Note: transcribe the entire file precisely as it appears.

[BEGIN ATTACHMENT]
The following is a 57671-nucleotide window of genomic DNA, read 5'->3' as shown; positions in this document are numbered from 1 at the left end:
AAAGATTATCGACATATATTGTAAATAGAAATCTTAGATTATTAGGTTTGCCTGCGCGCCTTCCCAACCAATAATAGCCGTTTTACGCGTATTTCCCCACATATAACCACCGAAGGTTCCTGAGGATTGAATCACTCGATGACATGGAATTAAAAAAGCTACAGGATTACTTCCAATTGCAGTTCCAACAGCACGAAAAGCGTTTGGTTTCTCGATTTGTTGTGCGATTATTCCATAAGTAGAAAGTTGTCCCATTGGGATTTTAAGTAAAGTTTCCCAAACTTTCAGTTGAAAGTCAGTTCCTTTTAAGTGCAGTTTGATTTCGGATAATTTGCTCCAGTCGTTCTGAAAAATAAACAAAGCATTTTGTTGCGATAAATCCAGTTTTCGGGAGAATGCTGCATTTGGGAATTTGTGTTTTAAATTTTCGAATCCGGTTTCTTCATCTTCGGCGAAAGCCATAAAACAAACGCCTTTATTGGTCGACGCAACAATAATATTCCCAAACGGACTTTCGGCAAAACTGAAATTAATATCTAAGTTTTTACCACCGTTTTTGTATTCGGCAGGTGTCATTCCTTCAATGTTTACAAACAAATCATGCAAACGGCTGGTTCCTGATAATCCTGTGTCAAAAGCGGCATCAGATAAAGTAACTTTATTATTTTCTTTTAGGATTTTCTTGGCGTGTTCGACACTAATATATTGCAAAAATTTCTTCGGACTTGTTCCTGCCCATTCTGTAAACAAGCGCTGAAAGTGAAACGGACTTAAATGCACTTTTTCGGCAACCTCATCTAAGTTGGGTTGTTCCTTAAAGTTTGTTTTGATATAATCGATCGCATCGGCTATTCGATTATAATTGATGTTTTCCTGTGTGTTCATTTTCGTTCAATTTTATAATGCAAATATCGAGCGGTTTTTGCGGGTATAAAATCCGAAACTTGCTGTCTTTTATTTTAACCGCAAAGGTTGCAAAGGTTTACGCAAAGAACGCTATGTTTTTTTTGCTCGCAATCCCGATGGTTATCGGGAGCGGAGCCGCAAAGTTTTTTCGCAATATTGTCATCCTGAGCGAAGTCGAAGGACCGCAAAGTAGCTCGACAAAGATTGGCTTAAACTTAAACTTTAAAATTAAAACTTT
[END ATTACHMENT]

The following is a 57671-nucleotide window of genomic DNA, read 5'->3' as shown; positions in this document are numbered from 1 at the left end:
AAAGATTATCGACATATATTGTAAATAGAAATCTTAGATTATTAGGTTTGCCTGCGCGCCTTCCCAACCAATAATAGCCGTTTTACGCGTATTTCCCCACATATAACCACCGAAGGTTCCTGAGGATTGAATCACTCGATGACATGGAATTAAAAAAGCTACAGGATTACTTCCAATTGCAGTTCCAACAGCACGAAAAGCGTTTGGTTTCTCGATTTGTTGTGCGATTATTCCATAAGTAGAAAGTTGTCCCATTGGGATTTTAAGTAAAGTTTCCCAAACTTTCAGTTGAAAGTCAGTTCCTTTTAAGTGCAGTTTGATTTCGGATAATTTGCTCCAGTCGTTCTGAAAAATAAACAAAGCATTTTGTTGCGATAAATCCAGTTTTCGGGAGAATGCTGCATTTGGGAATTTGTGTTTTAAATTTTCGAATCCGGTTTCTTCATCTTCGGCGAAAGCCATAAAACAAACGCCTTTATTGGTCGACGCAACAATAATATTCCCAAACGGACTTTCGGCAAAACTGAAATTAATATCTAAGTTTTTACCACCGTTTTTGTATTCGGCAGGTGTCATTCCTTCAATGTTTACAAACAAATCATGCAAACGGCTGGTTCCTGATAATCCTGTGTCAAAAGCGGCATCAGATAAAGTAACTTTATTATTTTCTTTTAGGATTTTCTTGGCGTGTTCGACACTAATATATTGCAAAAATTTCTTCGGACTTGTTCCTGCCCATTCTGTAAACAAGCGCTGAAAGTGAAACGGACTTAAATGCACTTTTTCGGCAACCTCATCTAAGTTGGGTTGTTCCTTAAAGTTTGTTTTGATATAATCGATCGCATCGGCTATTCGATTATAATTGATGTTTTCCTGTGTGTTCATTTTCGTTCAATTTTATAATGCAAATATCGAGCGGTTTTTGCGGGTATAAAATCCGAAACTTGCTGTCTTTTATTTTAACCGCAAAGGTTGCAAAGGTTTACGCAAAGAACGCTATGTTTTTTTTGCTCGCAATCCCGATGGTTATCGGGAGCGGAGCCGCAAAGTTTTTTCGCAATATTGTCATCCTGAGCGAAGTCGAAGGACCGCAAAGTAGCTCGACAAAGATTGGCTTAAACTTAAACTTTAAAATTAAAACTTT